5 steps to finding your perfect volunteer opportunity

Keen to make a positive impact through volunteer work, but no idea where to start? Here’s how to find (and land) a gig that helps you give back; in a role you’ll find rewarding.

Volunteering offers plenty of personal and professional benefits. Aside from helping you build your skills, networks and confidence, it’s a great way to find fulfilment outside of work and make a positive impact in an area you’re passionate about. 

That said, recent research conducted for SEEK found one in five Kiwi’s are unsure how they can personally support a charity or not for profit (NFP) organisation. Fear not, here’s our handy five step plan for finding – and landing - your perfect volunteering opportunity.

  1. Identify your passion
    You’re more likely to deliver value to an organisation if you’re interested in the cause, so finding an opportunity that you’re passionate about is important. Ask yourself:
  • What causes are close to your heart?
  • What are your main interests and hobbies?
  • What tasks do you get the most enjoyment from?
  • What do you wish you could change or improve?
  • What do you consider your greatest skills to be?
  1. Determine your time capacity
    You need to be realistic about how much time you can commit to volunteering. Whether you have only an hour a week, or one day a month, there will be opportunities that enable you to have an impact. It’s always best to be upfront with an organisation about how much time you have available so they can find an opportunity that works for both of you.
  1. Consider your motivation
    Why do you want to volunteer? Is it because you primarily want to make a positive impact? Is it to gain new skills or develop in your career? Is someone else pushing you to volunteer? Being honest about what is motivating you will help you find a volunteer opportunity that you’ll be able to thrive in and is mutually beneficial for both you and the organisation.
  2. Start looking for opportunities
    There’s plenty of ways to search for your ideal volunteer role, for example:
  • Browsing the thousands of opportunities that are listed on the SEEK Volunteer website (you can filter the results to fit your specific requirements.)
  • Researching your local not for profit or charity organisations and calling to see if they are in need of an extra pair of hands.
  • Keeping an eye on local community boards or newspapers for advertised volunteer roles.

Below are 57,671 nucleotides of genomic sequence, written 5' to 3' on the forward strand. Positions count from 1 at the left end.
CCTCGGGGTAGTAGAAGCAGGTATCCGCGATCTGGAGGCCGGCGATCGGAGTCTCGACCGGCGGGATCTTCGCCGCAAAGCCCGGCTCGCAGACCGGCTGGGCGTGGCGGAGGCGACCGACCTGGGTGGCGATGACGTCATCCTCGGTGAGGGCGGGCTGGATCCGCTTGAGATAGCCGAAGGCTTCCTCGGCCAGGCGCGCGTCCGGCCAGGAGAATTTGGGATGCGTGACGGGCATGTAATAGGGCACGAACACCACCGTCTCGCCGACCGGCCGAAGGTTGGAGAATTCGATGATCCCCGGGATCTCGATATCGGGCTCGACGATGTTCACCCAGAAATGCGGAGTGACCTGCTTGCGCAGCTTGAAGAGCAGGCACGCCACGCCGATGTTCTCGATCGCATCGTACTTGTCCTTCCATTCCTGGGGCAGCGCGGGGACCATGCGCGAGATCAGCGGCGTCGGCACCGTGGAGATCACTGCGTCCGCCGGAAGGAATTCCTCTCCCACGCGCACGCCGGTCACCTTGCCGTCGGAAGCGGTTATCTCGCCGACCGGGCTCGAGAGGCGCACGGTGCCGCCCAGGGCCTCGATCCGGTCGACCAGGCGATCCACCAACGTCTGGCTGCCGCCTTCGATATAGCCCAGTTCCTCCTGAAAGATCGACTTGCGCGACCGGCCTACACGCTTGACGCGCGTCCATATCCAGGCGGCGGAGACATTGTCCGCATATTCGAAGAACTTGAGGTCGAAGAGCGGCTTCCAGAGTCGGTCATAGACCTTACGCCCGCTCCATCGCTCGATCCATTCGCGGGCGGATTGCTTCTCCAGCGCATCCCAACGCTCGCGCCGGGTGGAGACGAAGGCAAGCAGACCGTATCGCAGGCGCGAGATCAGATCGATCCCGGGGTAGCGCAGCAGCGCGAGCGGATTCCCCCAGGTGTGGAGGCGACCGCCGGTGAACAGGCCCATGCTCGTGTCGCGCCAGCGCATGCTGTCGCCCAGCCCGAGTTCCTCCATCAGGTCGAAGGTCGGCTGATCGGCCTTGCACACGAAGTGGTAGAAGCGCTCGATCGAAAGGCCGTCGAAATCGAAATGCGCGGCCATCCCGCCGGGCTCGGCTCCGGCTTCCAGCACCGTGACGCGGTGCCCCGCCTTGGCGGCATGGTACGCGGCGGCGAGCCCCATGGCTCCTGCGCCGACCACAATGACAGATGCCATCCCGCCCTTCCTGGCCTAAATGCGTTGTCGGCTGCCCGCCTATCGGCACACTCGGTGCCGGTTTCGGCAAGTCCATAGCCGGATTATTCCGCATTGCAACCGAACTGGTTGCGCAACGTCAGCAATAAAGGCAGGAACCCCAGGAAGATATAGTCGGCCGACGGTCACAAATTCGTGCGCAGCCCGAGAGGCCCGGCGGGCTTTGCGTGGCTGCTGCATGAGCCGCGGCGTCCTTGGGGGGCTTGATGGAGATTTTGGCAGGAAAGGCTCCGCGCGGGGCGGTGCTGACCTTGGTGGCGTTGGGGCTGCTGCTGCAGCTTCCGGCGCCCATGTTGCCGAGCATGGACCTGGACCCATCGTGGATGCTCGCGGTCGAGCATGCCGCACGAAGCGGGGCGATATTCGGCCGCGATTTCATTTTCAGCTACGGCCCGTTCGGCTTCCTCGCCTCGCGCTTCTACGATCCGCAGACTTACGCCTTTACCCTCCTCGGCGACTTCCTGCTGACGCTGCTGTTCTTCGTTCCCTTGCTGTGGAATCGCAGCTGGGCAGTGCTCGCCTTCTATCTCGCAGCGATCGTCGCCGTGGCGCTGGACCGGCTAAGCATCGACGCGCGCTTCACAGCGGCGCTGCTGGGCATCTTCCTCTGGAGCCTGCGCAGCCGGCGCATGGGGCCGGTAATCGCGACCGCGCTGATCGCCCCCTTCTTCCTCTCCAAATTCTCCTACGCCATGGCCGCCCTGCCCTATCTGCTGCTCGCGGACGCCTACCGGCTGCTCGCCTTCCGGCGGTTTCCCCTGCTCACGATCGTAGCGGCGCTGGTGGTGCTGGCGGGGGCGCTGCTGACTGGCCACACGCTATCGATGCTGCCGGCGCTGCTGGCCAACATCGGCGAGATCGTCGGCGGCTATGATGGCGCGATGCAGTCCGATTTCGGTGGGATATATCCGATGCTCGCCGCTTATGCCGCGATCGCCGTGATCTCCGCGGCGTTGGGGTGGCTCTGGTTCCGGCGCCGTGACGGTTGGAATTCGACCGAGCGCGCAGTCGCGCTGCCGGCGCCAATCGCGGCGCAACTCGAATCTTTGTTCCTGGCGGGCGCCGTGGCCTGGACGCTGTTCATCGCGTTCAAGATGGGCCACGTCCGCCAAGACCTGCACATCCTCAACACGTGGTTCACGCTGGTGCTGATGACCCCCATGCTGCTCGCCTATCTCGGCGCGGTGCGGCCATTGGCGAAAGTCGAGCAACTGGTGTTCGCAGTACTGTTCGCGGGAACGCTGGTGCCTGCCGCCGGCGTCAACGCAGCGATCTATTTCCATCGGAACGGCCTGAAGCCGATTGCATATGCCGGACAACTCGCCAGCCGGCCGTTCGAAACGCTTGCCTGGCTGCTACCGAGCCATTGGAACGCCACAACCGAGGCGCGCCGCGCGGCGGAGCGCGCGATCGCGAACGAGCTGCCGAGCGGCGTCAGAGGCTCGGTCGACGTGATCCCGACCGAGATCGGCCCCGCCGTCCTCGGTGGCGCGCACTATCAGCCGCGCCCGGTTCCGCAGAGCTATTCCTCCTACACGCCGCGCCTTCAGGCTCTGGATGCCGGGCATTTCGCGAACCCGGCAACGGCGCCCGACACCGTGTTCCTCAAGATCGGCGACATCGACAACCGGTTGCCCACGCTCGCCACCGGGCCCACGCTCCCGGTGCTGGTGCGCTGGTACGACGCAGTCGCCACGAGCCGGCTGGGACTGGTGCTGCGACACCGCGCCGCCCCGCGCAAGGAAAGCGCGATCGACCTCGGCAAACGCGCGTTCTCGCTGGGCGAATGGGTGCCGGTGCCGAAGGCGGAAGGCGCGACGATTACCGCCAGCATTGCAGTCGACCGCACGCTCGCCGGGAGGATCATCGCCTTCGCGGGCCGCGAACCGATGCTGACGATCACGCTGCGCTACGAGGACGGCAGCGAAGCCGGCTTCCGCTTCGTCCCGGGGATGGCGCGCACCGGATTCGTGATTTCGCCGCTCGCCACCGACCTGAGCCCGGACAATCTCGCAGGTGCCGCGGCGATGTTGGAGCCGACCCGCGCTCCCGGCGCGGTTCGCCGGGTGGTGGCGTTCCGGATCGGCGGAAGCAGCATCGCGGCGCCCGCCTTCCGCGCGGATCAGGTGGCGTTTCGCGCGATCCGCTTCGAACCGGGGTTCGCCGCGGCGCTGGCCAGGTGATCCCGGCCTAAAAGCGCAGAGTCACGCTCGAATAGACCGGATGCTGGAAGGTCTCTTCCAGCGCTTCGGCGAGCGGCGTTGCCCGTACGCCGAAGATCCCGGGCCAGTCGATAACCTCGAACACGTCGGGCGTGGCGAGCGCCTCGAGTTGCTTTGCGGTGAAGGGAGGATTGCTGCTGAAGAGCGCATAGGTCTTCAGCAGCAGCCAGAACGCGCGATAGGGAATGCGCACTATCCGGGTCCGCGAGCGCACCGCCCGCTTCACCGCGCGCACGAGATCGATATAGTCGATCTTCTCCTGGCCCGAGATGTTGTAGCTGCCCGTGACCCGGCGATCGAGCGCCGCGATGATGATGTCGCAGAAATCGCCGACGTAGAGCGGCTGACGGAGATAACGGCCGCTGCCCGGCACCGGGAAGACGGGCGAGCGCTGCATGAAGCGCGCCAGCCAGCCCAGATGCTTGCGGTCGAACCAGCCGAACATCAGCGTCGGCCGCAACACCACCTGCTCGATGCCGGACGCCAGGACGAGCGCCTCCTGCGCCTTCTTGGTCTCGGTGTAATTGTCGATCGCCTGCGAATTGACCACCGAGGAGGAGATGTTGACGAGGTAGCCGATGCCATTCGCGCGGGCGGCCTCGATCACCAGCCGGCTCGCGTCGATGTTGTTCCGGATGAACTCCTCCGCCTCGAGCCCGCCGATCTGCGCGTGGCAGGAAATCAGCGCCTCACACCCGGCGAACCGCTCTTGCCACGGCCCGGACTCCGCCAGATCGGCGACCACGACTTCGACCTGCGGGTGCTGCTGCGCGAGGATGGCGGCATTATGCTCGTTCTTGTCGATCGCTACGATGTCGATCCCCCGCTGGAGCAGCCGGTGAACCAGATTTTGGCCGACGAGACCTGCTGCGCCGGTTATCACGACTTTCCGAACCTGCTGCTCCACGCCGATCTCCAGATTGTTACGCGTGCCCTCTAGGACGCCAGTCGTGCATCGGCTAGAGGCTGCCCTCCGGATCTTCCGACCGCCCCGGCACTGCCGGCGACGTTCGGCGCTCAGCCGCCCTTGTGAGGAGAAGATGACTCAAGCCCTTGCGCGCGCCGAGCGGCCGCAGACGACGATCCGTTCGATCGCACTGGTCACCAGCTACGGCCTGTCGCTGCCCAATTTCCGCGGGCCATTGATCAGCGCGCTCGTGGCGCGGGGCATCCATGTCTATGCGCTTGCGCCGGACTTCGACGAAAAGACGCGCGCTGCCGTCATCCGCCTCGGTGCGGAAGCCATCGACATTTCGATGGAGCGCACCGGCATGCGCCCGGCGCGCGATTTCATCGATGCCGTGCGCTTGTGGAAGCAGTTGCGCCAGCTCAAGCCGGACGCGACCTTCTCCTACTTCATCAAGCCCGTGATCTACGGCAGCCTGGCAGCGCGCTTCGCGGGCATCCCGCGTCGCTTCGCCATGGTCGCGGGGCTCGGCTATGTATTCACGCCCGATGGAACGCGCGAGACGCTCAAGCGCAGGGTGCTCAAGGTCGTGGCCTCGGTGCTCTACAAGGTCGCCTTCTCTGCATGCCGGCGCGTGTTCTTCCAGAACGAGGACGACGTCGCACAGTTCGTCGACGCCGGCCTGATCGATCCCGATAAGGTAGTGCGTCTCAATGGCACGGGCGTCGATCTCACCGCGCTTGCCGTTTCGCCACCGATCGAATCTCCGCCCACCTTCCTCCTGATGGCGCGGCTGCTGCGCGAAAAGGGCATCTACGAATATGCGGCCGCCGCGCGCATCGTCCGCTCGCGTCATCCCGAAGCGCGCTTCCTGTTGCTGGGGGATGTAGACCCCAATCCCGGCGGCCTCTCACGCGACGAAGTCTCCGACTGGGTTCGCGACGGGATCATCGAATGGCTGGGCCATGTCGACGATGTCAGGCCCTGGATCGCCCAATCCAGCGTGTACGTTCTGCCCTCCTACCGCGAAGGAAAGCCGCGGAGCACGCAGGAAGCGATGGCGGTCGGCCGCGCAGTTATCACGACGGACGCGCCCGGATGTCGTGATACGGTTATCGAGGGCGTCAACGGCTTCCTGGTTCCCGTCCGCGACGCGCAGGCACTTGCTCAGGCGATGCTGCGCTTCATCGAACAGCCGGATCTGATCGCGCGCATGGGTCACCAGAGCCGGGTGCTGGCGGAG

• Finding out if your work has an employee volunteer program.
  • Getting in touch with your TAFE, University or employer to find out if they have any volunteer programs you can join up to.
  • Asking around at work or when you’re out with friends to see if anyone else has heard of opportunities or join local interest groups on Facebook – word of mouth is very powerful in the NFP sector.

    Remember, if you don’t find the right role immediately, don’t give up; new opportunities become available every day.
  1. Apply for positions as if they’re a paid opportunity
    Just like when you apply for a job, most volunteer roles will ask that you submit a detailed application, especially if they’re advertised via SEEK Volunteer. As you would in a cover letter, make sure you take the time to highlight what appeals to you about the volunteer role and why you think you’d be a good fit for the organisation.

    Don’t be afraid to follow up. We know it can be frustrating when you throw your hat in the ring for a role and then don’t hear back from the advertiser, but just remember that many NFP organisations are short-staffed and often run largely by other volunteers, so be patient and don’t be afraid to pick up the phone first.

Whatever your passion, there will be something out there to help you give back. Keep your eyes and ears open, have a professional resume ready to go and follow up with enthusiasm – even if they don’t have the role for you, they might just recommend an organisation who does!

Source: Independent research conducted by Perspicacious on behalf of SEEK. Interviewing 4k Kiwis annually